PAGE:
The authors thank O. Palasyuk for making ribbons of material with the chemical composition of Zeranin that were tested as a potential resistive manometer. Work at the Ames Laboratory was supported by the U.S. Department of Energy, Office of Science, Basic Energy Sciences, Materials Sciences and Engineering Division. The Ames Laboratory is operated for the U.S. Department of Energy by Iowa State University under Contract No. DEAC0207CH11358. L.X., E.G., and R.A.R. were supported in part by the Gordon and Betty Moore Foundation’s EPiQS Initiative (Grant No. GBMF4411). Work at Frankfurt was supported by the DFG via the Grant No. SFB/TR 288.

Figure 7(a) presents the temperature-dependent resistance of manganin at ambient pressure outside the pressure cell, as well as inside the pressure cell without applying a load to the piston (“hand-tight,” p1,PCC) and inside the pressure cell with a load of 1000 lbs applied to the piston that is locked by tightening the lock-nut (p2,PCC). From the ambient pressure run to the p1,PCC run, resistance at any temperature above ∼200 K increases. In contrast, no change in the resistance can be observed between the ambient pressure and the p1,PCC run at temperatures below 200 K. From p1,PCC to p2,PCC, resistance increases at any temperature with increasing pressure. The inset of Fig. 7(a) shows the resistance of Pb across Tc for the ambient pressure, p1,PCC, and p2,PCC runs. We find that Tc is the same for the ambient pressure and the p1,PCC run, whereas it is distinctly lower for p2,PCC. These data suggest that for p1,PCC, the pressure at high temperatures is non-zero but becomes zero at low temperatures. We further calculated the temperature-dependent pressure for the p2,PCC run from manganin following the procedure outlined in the main text. As shown in Fig. 7(b), a pressure of 0.12 GPa is obtained at 300 K for p1,PCC. Upon cooling, pressure decreases, reaches zero at ∼200 K, and apparently stays unchanged upon further cooling. A very similar result can be reached by using our “practical” approach to determining pressure as well. If we simply shift the p2,PCC curve down to 0.12 GPa at 300 K, we find that it crosses p = 0 at ∼200 K. In the main text, we demonstrated that a pressure loss of 0.47 GPa occurs for p2,PCC upon cooling. Thus, when the room-temperature pressure is less than 0.47 GPa, such as for p1,PCC, the pressure will drop to zero already at an intermediate temperature (200 K for p1,PCC). We note that this might result in an inhomogeneous pressure at lower temperatures, since the differential thermal expansion between, e.g., 200 K, and low temperatures is still significant. Correspondingly, a minimum pressure of about 0.47 GPa at room temperature is needed to guarantee a well-defined pressure environment down to lowest temperatures.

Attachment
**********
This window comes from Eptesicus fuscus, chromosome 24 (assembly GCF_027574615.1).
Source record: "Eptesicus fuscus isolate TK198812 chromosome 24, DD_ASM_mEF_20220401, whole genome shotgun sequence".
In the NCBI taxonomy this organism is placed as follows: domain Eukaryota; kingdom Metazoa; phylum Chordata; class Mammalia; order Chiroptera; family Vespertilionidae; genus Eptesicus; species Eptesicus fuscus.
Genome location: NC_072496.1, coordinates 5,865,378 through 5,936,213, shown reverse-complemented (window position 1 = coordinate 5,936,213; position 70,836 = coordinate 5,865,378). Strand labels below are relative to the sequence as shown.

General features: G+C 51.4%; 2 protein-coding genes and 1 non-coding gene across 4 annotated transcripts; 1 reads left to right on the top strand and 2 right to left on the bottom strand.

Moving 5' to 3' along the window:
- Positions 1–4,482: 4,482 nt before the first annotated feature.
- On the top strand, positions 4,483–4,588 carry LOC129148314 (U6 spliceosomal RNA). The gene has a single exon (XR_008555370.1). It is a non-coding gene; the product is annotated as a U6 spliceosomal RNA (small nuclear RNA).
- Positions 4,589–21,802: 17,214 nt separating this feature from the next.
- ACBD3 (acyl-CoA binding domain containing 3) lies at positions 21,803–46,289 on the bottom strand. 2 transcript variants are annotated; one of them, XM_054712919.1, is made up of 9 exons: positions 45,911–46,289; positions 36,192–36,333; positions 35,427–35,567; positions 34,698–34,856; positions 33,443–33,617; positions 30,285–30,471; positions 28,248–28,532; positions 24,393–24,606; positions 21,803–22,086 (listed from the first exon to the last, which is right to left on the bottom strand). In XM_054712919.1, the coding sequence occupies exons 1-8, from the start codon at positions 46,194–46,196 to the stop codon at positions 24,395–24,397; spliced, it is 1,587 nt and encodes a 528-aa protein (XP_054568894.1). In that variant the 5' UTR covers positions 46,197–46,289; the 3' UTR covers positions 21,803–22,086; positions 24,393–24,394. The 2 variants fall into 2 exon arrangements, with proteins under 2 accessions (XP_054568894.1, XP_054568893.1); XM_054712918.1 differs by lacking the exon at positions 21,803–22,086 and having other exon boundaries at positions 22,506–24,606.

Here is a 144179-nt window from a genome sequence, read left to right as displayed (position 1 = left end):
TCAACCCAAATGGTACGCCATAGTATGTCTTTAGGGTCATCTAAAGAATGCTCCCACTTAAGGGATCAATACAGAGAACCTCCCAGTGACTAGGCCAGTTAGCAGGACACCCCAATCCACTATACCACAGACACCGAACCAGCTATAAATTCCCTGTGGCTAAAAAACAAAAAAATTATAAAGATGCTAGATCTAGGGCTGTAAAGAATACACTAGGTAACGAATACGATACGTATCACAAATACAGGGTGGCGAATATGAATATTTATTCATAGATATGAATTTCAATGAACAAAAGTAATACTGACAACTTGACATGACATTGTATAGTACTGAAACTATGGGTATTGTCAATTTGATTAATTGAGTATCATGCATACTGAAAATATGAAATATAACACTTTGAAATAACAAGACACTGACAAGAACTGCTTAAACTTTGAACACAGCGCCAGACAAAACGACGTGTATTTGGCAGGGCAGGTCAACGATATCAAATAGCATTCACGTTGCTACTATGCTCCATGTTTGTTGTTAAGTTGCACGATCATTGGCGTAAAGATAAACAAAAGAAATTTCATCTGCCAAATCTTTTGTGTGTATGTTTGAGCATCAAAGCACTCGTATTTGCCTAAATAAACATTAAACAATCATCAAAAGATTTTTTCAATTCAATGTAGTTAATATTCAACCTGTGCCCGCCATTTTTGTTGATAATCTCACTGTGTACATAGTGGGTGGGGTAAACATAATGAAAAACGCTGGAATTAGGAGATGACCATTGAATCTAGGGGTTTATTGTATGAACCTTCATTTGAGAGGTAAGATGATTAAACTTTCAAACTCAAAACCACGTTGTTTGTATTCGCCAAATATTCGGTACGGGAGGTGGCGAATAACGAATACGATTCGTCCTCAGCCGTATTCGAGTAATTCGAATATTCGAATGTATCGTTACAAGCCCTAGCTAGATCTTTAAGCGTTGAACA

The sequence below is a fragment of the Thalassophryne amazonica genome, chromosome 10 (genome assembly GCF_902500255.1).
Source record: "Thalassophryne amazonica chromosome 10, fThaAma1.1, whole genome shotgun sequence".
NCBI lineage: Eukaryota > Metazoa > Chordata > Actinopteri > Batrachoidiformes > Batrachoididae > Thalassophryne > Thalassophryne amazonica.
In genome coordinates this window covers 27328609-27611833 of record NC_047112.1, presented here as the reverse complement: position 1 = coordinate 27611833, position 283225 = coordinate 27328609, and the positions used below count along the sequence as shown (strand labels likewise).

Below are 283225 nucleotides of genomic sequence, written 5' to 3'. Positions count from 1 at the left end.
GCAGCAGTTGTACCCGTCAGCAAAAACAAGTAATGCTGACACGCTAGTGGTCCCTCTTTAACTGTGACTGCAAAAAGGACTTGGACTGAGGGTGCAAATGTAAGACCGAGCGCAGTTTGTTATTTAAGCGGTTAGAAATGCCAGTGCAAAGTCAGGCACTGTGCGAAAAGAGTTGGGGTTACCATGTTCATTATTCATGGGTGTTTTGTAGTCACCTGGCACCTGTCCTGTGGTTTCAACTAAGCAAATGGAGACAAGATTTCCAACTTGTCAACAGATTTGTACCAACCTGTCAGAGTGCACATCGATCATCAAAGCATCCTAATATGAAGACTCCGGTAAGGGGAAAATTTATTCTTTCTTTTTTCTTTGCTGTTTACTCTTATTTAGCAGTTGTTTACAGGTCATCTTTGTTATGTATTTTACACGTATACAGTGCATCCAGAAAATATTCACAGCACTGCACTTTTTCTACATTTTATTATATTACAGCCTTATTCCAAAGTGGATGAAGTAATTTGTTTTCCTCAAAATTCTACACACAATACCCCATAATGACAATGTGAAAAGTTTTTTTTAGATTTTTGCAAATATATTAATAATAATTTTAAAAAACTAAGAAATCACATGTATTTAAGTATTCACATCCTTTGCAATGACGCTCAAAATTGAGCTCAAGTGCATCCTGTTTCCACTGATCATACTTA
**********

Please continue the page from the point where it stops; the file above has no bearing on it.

FIG. 7.

(a) R(T) of manganin measured at ambient pressure, p1,PCC (inside the piston-cylinder cell, for which the lock-nut was closed hand-tight without the application of an external force) and p2,PCC (inside the piston-cylinder cell and first measurement, for which a finite force of ∼1000 lbs was applied to the piston prior to the measurement). Inset: R(T) of Pb showing the superconducting transition for ambient pressure, for p1,PCC, and for p2,PCC. (b) Temperature-dependent pressure, p(T), for p1,PCC and p2,PCC determined from R(T) and α(T) of manganin.